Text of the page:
Pasta-Shaped Radio Waves Beamed Across Venice
A group of Italian and Swedish researchers appears to have solved the problem of radio congestion by cleverly twisting radio waves into the shape of fusilli pasta, allowing a potentially infinite number of channels to be broadcast and received.
Furthermore, the researchers have demonstrated this in real-life conditions by beaming two twisted radio waves across the waters of Venice.
Their results have been reported on March 2, in the Institute of Physics and German Physical Society’s New Journal of Physics.
As the world continues to adapt in the digital age, the introduction of new mobile smartphones, wireless internet and digital TVs means the number of radio frequency bands available to broadcast information gets smaller and smaller.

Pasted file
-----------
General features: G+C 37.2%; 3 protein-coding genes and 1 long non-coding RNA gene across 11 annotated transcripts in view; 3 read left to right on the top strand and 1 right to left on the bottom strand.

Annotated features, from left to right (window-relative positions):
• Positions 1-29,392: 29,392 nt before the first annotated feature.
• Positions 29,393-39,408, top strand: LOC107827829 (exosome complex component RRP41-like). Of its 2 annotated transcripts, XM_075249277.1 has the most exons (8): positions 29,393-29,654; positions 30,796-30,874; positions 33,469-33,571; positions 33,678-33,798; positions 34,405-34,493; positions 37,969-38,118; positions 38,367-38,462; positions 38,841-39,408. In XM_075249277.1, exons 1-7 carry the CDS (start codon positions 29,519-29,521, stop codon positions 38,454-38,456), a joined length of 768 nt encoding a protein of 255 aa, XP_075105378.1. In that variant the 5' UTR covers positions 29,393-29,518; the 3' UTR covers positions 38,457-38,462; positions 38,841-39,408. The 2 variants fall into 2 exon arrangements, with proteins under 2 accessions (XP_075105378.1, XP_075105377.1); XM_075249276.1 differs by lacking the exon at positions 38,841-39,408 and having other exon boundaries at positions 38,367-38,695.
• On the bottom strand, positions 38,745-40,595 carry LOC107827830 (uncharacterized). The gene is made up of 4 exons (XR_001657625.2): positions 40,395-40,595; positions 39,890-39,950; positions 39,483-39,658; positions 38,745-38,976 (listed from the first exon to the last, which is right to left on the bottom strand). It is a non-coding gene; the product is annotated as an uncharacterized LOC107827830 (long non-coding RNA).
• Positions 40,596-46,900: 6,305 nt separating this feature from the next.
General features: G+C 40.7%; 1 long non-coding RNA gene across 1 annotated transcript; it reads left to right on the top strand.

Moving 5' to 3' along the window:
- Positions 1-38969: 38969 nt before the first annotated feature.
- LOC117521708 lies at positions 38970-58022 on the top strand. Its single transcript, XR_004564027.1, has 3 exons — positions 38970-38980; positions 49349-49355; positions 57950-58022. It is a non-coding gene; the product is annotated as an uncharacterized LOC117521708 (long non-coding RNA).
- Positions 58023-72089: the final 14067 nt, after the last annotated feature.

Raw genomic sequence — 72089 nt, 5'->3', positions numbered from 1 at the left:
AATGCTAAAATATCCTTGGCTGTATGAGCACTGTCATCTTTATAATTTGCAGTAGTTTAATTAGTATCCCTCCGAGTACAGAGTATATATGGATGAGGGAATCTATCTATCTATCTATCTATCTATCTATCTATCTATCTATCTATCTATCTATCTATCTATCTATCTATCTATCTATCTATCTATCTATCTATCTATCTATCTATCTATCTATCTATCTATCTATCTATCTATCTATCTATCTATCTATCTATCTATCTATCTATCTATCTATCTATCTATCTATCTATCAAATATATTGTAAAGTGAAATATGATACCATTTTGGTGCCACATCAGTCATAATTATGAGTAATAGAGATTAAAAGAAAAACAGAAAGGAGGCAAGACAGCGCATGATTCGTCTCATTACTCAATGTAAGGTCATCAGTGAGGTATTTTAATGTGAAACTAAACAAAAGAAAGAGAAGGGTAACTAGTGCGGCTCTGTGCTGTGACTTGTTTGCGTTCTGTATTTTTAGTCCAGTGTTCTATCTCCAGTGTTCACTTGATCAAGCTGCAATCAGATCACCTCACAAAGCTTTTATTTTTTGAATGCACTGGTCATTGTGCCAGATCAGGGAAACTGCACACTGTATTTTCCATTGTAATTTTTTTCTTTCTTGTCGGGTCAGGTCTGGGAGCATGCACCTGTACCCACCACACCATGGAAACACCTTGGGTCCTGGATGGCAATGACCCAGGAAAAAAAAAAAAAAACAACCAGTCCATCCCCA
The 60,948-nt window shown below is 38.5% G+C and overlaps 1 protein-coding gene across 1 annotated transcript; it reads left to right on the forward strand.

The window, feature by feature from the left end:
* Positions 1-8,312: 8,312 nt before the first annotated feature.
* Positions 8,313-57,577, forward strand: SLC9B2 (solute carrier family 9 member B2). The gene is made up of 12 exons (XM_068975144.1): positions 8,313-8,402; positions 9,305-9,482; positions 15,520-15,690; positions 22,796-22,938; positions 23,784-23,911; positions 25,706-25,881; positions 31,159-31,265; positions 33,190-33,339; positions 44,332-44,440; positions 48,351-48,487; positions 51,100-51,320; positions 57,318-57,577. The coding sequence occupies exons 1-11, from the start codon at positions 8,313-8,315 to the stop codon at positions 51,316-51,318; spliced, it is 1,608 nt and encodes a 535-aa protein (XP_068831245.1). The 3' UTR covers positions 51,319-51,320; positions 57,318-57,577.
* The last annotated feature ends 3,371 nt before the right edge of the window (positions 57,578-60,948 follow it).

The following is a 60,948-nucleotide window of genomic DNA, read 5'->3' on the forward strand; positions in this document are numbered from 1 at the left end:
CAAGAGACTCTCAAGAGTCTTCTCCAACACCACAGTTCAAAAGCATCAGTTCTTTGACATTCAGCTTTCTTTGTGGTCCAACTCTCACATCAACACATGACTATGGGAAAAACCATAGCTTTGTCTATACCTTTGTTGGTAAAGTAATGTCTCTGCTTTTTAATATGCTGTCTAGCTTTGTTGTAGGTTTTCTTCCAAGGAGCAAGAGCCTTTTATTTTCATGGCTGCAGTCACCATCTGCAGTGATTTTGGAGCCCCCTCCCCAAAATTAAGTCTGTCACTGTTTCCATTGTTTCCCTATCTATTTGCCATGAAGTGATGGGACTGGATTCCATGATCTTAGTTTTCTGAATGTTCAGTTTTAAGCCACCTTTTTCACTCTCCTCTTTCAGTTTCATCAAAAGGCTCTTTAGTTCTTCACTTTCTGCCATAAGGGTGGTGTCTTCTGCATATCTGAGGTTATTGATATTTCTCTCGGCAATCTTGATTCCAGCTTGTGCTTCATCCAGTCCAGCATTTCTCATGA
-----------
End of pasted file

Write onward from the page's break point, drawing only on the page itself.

“You just have to try sending a text message at midnight on New Year’s Eve to realise how congested the bands are,” said lead author Dr Fabrizio Tamburini. The researchers, from the University of Padova, Italy, and the Angstrom Laboratory, Sweden, devised a solution to this by manipulating waves so that they can hold more than one channel of information.